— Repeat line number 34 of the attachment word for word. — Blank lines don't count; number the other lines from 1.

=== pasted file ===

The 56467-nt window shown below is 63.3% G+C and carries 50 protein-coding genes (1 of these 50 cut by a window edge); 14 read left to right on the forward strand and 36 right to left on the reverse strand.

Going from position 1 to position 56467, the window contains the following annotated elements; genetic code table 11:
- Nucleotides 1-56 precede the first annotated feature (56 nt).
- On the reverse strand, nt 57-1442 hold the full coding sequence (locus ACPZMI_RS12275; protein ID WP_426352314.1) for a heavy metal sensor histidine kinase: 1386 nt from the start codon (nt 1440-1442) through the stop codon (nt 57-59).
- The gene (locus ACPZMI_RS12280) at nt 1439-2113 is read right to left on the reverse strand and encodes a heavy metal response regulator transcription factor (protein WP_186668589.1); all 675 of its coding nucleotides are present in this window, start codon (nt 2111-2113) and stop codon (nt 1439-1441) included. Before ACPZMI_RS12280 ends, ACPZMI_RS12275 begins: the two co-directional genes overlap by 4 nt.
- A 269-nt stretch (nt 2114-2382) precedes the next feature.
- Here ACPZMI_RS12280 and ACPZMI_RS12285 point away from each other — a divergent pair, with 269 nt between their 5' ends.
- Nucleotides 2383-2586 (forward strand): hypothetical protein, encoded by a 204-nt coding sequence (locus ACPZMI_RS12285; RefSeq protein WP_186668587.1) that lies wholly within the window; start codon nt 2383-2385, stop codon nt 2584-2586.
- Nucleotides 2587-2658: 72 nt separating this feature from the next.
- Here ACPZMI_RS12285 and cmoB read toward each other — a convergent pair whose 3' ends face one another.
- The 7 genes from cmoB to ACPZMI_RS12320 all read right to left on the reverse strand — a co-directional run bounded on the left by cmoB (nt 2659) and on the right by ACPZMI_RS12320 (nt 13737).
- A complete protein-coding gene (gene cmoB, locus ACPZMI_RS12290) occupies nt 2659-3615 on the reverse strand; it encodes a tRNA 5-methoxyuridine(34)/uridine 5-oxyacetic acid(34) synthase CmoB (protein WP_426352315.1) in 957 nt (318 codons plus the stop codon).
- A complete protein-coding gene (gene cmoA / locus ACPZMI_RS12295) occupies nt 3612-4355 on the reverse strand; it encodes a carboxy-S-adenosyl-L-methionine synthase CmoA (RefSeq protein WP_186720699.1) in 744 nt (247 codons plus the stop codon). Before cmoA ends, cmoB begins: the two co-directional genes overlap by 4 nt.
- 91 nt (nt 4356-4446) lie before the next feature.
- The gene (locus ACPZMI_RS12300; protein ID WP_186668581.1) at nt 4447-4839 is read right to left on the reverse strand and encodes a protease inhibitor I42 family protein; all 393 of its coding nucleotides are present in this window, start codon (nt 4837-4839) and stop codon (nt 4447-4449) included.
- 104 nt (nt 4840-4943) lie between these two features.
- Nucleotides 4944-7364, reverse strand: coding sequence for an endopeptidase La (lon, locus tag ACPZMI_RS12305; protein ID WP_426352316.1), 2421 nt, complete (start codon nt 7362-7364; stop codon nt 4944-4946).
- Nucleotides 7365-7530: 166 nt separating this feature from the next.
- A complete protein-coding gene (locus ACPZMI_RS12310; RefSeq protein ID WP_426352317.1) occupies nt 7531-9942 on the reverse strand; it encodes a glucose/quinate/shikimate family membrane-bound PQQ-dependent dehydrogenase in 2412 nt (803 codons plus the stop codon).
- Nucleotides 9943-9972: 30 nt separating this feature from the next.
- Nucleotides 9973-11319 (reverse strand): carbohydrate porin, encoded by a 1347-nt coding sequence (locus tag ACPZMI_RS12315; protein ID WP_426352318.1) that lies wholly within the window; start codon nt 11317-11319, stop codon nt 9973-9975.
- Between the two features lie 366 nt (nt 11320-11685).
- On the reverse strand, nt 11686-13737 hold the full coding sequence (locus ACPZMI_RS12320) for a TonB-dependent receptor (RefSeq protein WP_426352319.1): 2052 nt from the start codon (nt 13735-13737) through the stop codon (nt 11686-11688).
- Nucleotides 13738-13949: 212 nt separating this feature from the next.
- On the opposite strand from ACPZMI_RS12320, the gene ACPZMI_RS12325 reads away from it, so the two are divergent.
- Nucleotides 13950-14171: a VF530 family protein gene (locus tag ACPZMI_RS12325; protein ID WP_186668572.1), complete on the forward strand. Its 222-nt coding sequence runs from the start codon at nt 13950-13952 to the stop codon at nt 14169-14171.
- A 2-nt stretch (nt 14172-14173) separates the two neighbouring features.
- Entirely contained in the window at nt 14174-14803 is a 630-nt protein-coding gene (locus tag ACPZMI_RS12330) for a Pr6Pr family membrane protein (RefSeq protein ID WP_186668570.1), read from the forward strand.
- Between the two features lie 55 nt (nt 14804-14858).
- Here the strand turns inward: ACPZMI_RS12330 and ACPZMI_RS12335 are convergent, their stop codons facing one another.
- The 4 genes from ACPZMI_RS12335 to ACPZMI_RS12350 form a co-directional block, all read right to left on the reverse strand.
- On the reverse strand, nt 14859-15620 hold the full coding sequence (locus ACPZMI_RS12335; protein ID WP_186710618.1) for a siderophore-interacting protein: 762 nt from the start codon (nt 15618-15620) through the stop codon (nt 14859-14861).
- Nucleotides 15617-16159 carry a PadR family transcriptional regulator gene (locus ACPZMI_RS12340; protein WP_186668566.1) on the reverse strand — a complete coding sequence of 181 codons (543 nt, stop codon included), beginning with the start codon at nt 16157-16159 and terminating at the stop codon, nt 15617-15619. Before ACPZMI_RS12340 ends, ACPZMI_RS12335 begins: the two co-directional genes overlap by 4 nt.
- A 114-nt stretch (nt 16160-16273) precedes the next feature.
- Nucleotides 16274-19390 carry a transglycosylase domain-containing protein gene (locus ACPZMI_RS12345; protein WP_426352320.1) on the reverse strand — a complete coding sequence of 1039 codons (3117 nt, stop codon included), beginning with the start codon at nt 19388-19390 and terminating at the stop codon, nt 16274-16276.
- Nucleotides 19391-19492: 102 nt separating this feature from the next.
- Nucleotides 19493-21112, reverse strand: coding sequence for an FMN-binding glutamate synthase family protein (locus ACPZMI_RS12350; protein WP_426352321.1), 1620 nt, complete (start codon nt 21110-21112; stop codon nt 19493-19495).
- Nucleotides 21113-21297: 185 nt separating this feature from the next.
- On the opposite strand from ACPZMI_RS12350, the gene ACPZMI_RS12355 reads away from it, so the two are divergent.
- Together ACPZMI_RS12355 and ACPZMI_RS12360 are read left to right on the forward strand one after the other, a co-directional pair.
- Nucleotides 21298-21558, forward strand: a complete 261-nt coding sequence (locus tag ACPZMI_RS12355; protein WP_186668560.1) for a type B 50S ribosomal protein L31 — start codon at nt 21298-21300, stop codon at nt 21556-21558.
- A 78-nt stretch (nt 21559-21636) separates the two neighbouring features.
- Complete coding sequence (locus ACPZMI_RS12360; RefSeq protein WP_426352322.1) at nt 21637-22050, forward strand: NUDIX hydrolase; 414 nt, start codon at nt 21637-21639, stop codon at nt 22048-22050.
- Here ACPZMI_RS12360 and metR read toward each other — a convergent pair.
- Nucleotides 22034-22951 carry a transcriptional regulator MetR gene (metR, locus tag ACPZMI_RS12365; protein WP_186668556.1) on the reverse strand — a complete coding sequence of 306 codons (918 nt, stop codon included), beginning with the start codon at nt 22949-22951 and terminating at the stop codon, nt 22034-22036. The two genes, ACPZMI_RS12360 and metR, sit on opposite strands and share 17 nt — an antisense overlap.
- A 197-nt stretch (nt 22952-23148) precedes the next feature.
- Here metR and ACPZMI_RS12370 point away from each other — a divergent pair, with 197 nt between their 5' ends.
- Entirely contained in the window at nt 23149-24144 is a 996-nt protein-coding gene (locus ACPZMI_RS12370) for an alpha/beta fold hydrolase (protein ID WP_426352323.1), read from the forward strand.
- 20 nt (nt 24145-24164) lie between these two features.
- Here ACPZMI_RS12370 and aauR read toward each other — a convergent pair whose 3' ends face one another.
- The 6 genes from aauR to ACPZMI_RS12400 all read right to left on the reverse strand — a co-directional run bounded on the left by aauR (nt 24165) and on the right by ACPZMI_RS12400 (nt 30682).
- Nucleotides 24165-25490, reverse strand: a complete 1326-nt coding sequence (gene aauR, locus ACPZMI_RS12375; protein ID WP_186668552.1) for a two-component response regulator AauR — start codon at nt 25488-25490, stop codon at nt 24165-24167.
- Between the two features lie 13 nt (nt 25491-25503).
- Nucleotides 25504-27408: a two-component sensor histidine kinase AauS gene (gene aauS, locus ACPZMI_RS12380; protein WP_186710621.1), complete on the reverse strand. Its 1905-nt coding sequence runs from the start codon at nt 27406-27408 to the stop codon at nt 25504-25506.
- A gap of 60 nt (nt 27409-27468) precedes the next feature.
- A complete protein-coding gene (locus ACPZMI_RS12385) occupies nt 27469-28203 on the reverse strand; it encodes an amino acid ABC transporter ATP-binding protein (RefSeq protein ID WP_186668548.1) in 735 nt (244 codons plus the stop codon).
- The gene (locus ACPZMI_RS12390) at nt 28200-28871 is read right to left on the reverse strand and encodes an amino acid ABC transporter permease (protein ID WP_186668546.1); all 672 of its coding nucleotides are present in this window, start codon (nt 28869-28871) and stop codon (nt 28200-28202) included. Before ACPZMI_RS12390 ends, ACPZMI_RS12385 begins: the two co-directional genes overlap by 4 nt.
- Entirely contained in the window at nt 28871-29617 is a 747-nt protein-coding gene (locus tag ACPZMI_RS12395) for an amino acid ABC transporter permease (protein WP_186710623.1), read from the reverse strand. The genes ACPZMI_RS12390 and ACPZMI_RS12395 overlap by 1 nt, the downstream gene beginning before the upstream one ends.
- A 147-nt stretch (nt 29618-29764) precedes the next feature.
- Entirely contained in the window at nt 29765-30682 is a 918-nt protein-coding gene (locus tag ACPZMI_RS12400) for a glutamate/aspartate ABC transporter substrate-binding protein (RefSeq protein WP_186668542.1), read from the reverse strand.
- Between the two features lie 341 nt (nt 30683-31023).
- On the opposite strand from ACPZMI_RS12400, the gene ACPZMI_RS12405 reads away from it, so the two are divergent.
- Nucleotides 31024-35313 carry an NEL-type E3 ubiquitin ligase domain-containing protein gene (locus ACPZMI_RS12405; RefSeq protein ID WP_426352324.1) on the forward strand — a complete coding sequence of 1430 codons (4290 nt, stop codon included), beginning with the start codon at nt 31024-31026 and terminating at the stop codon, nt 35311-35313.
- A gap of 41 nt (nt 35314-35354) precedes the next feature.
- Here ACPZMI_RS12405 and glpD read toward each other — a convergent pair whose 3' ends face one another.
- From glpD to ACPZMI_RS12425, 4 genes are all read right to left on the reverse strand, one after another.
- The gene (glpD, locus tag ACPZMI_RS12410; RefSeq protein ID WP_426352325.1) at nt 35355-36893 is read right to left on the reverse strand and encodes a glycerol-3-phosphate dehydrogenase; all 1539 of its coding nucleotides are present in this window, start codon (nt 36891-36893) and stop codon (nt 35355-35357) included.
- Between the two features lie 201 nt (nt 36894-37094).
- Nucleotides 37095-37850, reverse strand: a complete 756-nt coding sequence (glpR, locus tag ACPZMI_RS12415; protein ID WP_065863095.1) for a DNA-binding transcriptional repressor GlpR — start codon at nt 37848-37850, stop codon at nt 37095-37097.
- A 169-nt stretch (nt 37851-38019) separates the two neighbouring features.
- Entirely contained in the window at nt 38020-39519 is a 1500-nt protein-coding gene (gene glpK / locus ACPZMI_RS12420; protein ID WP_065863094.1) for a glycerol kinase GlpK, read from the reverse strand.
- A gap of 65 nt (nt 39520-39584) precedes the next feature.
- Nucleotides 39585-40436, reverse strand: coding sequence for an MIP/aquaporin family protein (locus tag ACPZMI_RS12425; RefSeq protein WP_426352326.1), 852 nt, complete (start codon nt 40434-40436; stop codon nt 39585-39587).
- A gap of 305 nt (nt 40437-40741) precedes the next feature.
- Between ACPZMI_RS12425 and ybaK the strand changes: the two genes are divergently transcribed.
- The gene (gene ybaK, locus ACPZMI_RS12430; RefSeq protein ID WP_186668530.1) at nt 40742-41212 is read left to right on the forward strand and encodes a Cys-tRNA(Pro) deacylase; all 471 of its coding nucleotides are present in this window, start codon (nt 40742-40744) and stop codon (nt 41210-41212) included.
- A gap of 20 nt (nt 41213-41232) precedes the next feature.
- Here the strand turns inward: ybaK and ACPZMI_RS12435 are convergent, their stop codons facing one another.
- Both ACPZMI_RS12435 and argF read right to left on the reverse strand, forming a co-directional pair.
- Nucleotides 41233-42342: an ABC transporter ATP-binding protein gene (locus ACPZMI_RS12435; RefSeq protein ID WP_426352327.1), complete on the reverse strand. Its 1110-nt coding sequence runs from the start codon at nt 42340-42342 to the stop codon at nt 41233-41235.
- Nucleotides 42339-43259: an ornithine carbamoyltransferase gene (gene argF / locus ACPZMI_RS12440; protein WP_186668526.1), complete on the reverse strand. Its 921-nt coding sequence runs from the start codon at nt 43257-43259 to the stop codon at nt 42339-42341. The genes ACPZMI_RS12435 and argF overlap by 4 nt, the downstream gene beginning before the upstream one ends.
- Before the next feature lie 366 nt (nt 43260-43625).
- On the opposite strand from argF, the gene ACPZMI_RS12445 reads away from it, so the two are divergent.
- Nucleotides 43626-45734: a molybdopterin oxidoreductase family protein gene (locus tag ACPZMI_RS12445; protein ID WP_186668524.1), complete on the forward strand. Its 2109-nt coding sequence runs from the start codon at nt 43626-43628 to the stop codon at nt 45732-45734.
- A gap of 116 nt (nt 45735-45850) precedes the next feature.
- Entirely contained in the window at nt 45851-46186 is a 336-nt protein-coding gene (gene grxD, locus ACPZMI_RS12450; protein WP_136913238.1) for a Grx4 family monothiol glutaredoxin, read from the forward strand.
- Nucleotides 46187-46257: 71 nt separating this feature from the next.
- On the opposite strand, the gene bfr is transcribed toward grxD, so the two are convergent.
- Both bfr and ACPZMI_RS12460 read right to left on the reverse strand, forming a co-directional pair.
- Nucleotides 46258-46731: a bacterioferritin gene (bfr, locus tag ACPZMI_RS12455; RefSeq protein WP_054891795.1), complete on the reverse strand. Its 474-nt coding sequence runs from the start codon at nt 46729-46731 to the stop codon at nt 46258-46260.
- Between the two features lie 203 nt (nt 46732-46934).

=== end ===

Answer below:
- A 114-nt stretch (nt 16160-16273) precedes the next feature.